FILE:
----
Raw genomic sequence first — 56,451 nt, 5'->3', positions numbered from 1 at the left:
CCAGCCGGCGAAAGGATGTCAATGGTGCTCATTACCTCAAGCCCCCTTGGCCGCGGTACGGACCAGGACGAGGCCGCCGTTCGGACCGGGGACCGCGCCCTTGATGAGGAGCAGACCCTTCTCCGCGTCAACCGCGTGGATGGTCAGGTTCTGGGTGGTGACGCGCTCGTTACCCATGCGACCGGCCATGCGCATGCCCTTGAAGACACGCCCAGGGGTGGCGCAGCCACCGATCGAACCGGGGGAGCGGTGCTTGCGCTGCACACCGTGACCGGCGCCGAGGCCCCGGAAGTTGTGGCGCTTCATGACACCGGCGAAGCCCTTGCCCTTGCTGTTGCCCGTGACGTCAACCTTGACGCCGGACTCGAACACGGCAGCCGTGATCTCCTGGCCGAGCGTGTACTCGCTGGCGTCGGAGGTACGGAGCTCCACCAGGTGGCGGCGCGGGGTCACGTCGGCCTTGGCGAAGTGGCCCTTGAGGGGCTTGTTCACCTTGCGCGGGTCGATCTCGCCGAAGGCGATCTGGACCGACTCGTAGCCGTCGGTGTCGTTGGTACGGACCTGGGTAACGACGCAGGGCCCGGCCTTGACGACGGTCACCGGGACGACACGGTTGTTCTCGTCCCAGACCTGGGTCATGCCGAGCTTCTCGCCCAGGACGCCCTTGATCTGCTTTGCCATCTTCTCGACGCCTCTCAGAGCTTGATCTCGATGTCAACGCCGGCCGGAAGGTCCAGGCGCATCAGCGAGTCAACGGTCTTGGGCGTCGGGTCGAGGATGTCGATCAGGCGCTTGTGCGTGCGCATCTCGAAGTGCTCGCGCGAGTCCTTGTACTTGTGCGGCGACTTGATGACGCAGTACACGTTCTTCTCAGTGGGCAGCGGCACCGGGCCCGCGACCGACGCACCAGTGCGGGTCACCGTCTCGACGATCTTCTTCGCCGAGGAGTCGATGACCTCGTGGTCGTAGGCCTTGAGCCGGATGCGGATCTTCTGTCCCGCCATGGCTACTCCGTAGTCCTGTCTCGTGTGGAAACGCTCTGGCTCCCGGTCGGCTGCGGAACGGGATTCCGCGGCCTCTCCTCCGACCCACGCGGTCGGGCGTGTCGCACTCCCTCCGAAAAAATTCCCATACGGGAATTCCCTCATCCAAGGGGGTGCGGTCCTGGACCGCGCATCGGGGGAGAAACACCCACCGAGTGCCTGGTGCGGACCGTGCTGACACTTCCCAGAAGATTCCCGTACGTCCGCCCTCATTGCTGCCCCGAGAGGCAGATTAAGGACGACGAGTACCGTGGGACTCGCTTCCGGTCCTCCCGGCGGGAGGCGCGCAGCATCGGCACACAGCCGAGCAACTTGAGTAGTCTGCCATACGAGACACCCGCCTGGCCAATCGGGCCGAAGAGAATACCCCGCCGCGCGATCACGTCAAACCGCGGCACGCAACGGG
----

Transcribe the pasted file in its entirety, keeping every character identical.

Raw genomic sequence first — 56,451 nt, 5'->3', positions numbered from 1 at the left:
CCAGCCGGCGAAAGGATGTCAATGGTGCTCATTACCTCAAGCCCCCTTGGCCGCGGTACGGACCAGGACGAGGCCGCCGTTCGGACCGGGGACCGCGCCCTTGATGAGGAGCAGACCCTTCTCCGCGTCAACCGCGTGGATGGTCAGGTTCTGGGTGGTGACGCGCTCGTTACCCATGCGACCGGCCATGCGCATGCCCTTGAAGACACGCCCAGGGGTGGCGCAGCCACCGATCGAACCGGGGGAGCGGTGCTTGCGCTGCACACCGTGACCGGCGCCGAGGCCCCGGAAGTTGTGGCGCTTCATGACACCGGCGAAGCCCTTGCCCTTGCTGTTGCCCGTGACGTCAACCTTGACGCCGGACTCGAACACGGCAGCCGTGATCTCCTGGCCGAGCGTGTACTCGCTGGCGTCGGAGGTACGGAGCTCCACCAGGTGGCGGCGCGGGGTCACGTCGGCCTTGGCGAAGTGGCCCTTGAGGGGCTTGTTCACCTTGCGCGGGTCGATCTCGCCGAAGGCGATCTGGACCGACTCGTAGCCGTCGGTGTCGTTGGTACGGACCTGGGTAACGACGCAGGGCCCGGCCTTGACGACGGTCACCGGGACGACACGGTTGTTCTCGTCCCAGACCTGGGTCATGCCGAGCTTCTCGCCCAGGACGCCCTTGATCTGCTTTGCCATCTTCTCGACGCCTCTCAGAGCTTGATCTCGATGTCAACGCCGGCCGGAAGGTCCAGGCGCATCAGCGAGTCAACGGTCTTGGGCGTCGGGTCGAGGATGTCGATCAGGCGCTTGTGCGTGCGCATCTCGAAGTGCTCGCGCGAGTCCTTGTACTTGTGCGGCGACTTGATGACGCAGTACACGTTCTTCTCAGTGGGCAGCGGCACCGGGCCCGCGACCGACGCACCAGTGCGGGTCACCGTCTCGACGATCTTCTTCGCCGAGGAGTCGATGACCTCGTGGTCGTAGGCCTTGAGCCGGATGCGGATCTTCTGTCCCGCCATGGCTACTCCGTAGTCCTGTCTCGTGTGGAAACGCTCTGGCTCCCGGTCGGCTGCGGAACGGGATTCCGCGGCCTCTCCTCCGACCCACGCGGTCGGGCGTGTCGCACTCCCTCCGAAAAAATTCCCATACGGGAATTCCCTCATCCAAGGGGGTGCGGTCCTGGACCGCGCATCGGGGGAGAAACACCCACCGAGTGCCTGGTGCGGACCGTGCTGACACTTCCCAGAAGATTCCCGTACGTCCGCCCTCATTGCTGCCCCGAGAGGCAGATTAAGGACGACGAGTACCGTGGGACTCGCTTCCGGTCCTCCCGGCGGGAGGCGCGCAGCATCGGCACACAGCCGAGCAACTTGAGTAGTCTGCCATACGAGACACCCGCCTGGCCAATCGGGCCGAAGAGAATACCCCGCCGCGCGATCACGTCAAACCGCGGCACGCAACGGG